He had also commissioned the artist Koloman Moser to design Gertrud and her first husband’s apartment in the Wiener Werkstätte style, but following Anton’s death Gertrud moved back to the family’s residence where she continued to run the Sanatorium. When the Nazis arrived in Vienna she came under increasing pressure due to her Jewish ancestry, and in early 1939 reluctantly agreed to leave Vienna for exile in the United States, leaving the entire Felsöványi art collection behind. When Gertrud’s daughter, Maria, returned to Vienna after the war to reclaim her family’s property she discovered that it had all been sold by her mother’s friend –herself under duress by persecution -and the Felsöványi family was not able to retrieve a single work of art. Untraceable by the Felsöványi family,by then Bildnis Gertrud Loew had been acquired by Gustav Ucicky,  one of Gustav Klimt’s sons by Maria Ucicka who had modelled for the artist. Gustav Ucicky was a film director who rose to prominence during the Weimar Republic. He acquired a considerable number of works by his father, which he left to his wife Ursula after his death in 1961. In 2013 Ursula Ucicky established Gustav Klimt | Wien 1900-Privatstiftungwhich houses this collection of works and is also a non-profit cultural, art historical, scientific and educational centre. In addition to aiming to preserve and research the life and oeuvre of Gustav Klimt,Ursula Ucicky wished to research the history of the acquisition of the artworks in the collection, enlisting notable provenance experts to carry out the research. Following extensive research, a settlement between the Felsöványi family and the Klimt Foundation was reached under the Washington Conference Principles on Nazi-Confiscated Art and an agreement that Bildnis Gertrud Loew will be offered for sale.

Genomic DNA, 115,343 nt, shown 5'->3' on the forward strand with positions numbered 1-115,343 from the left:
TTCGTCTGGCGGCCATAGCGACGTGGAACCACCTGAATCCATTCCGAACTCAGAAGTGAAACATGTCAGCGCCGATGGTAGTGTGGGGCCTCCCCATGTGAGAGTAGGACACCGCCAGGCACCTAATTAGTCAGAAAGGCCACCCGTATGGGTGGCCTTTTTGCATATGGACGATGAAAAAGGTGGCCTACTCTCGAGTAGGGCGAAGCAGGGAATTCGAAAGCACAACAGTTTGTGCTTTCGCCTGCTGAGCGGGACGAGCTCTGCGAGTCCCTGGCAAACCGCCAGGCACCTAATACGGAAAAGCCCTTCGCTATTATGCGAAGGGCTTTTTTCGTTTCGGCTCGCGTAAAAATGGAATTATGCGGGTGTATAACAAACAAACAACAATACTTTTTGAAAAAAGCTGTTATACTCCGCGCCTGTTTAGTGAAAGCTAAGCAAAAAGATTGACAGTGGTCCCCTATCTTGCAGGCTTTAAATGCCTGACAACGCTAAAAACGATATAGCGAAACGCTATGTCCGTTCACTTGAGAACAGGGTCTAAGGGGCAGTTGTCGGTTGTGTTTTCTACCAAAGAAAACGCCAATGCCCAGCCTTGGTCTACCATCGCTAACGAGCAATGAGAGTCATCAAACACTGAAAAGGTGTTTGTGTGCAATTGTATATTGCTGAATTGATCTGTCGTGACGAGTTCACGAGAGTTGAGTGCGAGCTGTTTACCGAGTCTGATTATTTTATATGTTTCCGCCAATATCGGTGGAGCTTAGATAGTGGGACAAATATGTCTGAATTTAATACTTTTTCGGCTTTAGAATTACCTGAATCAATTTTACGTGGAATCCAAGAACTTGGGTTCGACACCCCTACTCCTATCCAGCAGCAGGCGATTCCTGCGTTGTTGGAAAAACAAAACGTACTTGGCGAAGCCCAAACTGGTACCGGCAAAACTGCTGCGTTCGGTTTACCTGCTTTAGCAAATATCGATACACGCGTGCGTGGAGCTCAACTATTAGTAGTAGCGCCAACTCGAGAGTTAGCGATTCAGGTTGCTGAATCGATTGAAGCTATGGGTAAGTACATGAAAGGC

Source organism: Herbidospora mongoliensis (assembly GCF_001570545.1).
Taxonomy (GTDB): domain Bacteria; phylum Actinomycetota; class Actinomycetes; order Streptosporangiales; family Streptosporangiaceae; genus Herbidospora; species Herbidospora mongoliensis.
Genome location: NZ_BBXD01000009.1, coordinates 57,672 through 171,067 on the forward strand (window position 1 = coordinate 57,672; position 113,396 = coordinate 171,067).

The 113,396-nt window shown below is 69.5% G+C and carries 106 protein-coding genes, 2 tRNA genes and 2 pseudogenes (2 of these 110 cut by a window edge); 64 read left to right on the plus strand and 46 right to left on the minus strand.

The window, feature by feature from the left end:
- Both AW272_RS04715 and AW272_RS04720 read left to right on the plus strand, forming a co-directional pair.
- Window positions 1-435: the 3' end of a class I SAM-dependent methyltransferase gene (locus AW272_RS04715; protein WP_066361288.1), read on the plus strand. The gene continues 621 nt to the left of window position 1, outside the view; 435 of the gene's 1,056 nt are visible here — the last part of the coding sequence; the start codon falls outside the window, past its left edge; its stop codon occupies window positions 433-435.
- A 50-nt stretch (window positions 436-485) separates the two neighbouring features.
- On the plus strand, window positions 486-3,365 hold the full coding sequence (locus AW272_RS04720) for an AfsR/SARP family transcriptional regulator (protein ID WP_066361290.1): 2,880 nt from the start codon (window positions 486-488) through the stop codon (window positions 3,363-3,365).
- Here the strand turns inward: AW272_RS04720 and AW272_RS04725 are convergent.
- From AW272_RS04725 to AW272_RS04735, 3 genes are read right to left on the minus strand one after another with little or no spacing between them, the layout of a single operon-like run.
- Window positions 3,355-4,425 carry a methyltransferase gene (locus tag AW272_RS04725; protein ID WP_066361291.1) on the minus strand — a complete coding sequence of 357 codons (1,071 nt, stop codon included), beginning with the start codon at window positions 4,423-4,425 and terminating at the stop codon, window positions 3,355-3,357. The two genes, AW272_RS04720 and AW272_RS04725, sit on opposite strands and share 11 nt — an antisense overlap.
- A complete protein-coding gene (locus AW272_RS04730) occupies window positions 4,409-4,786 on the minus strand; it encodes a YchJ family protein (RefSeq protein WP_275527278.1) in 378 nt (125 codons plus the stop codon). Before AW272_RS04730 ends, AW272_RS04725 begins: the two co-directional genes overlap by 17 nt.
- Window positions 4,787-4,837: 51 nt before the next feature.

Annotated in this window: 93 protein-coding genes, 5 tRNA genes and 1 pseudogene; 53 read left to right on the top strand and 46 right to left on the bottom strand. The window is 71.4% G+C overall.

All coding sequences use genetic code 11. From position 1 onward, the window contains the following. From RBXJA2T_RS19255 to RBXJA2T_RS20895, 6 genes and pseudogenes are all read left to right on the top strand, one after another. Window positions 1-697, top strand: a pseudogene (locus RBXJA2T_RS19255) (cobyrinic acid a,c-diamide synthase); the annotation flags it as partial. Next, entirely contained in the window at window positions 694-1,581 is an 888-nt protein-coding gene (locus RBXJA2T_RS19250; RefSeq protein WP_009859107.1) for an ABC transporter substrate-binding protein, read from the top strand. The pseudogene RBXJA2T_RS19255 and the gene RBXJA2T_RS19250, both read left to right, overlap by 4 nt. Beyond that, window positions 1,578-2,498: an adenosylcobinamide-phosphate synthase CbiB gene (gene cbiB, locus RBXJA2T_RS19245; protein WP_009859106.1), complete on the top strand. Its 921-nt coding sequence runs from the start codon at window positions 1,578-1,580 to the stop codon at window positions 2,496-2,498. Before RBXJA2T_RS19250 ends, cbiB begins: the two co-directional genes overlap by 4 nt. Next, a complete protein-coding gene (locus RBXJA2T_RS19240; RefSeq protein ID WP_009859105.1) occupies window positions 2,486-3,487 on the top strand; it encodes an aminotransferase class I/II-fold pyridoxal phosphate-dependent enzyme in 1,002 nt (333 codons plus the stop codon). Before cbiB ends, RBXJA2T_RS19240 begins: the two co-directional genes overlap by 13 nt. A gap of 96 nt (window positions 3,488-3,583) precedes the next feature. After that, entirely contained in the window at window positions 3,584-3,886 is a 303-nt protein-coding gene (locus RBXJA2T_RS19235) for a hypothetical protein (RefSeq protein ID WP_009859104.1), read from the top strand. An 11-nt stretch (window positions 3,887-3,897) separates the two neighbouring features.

Gertha Felsöványi

Gertrud Loew, known as Gertha, was nineteen years old when she was painted by Gustav Klimt in 1902. Dr Anton Loew had become one of the first benefactors of the Secession movement, co-sponsoring the building of the Secession, and in addition to works by Klimt, Hodler and Segantini, he collected antiques, baroque and renaissance art. In 1903 Gertha married Hans Eisler von Terramare in the Minoritenkirchein Vienna. After the early death of the couple’s only daughter Gertrude, the marriage fell apart. Gertha moved back into the family residence next to the Sanitorium and took over the running of the Sanatorium after Dr Anton Loew’s death in 1907. In 1912 she married the Hungarian industrialist Elemér Baruch von Felsöványi with whom she had three children. In November 1923 her husband caught pneumonia returning from a nightclub without an overcoat and died a few days later.